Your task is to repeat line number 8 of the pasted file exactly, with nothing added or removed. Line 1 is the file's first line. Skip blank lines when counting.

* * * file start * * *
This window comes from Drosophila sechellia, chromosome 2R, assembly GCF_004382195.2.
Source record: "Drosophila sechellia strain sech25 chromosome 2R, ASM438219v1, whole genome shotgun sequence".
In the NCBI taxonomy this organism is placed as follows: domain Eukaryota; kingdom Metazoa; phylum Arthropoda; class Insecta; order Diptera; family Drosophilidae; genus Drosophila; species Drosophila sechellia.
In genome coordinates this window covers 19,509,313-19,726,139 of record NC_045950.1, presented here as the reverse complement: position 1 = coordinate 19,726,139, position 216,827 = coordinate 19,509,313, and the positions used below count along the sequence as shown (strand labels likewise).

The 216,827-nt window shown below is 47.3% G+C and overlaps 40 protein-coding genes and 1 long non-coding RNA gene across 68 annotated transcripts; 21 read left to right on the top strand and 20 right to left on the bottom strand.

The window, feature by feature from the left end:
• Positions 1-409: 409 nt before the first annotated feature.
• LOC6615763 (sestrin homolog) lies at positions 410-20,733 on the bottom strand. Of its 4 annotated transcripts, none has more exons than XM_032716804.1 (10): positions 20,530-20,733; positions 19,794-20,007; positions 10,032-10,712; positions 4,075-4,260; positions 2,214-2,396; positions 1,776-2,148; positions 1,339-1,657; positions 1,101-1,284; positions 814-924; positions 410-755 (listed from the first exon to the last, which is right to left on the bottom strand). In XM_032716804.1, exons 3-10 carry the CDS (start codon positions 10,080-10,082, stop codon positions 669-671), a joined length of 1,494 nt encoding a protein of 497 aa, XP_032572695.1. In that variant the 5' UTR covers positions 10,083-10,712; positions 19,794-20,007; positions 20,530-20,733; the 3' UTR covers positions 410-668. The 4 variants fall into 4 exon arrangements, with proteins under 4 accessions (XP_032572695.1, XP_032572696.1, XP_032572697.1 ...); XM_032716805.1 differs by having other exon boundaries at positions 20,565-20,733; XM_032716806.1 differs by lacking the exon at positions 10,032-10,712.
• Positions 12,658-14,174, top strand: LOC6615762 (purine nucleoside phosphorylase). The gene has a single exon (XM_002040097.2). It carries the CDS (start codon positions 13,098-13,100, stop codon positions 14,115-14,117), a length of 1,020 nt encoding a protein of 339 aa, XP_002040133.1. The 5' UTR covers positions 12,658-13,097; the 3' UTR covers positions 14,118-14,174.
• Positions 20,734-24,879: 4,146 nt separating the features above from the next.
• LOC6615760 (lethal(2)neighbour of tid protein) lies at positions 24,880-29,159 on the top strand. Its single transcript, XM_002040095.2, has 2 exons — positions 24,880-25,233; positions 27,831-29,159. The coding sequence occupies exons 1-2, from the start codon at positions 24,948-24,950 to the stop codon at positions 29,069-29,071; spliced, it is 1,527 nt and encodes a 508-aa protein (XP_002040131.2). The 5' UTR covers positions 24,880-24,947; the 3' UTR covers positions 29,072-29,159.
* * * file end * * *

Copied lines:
• LOC6615763 (sestrin homolog) lies at positions 410-20,733 on the bottom strand. Of its 4 annotated transcripts, none has more exons than XM_032716804.1 (10): positions 20,530-20,733; positions 19,794-20,007; positions 10,032-10,712; positions 4,075-4,260; positions 2,214-2,396; positions 1,776-2,148; positions 1,339-1,657; positions 1,101-1,284; positions 814-924; positions 410-755 (listed from the first exon to the last, which is right to left on the bottom strand). In XM_032716804.1, exons 3-10 carry the CDS (start codon positions 10,080-10,082, stop codon positions 669-671), a joined length of 1,494 nt encoding a protein of 497 aa, XP_032572695.1. In that variant the 5' UTR covers positions 10,083-10,712; positions 19,794-20,007; positions 20,530-20,733; the 3' UTR covers positions 410-668. The 4 variants fall into 4 exon arrangements, with proteins under 4 accessions (XP_032572695.1, XP_032572696.1, XP_032572697.1 ...); XM_032716805.1 differs by having other exon boundaries at positions 20,565-20,733; XM_032716806.1 differs by lacking the exon at positions 10,032-10,712.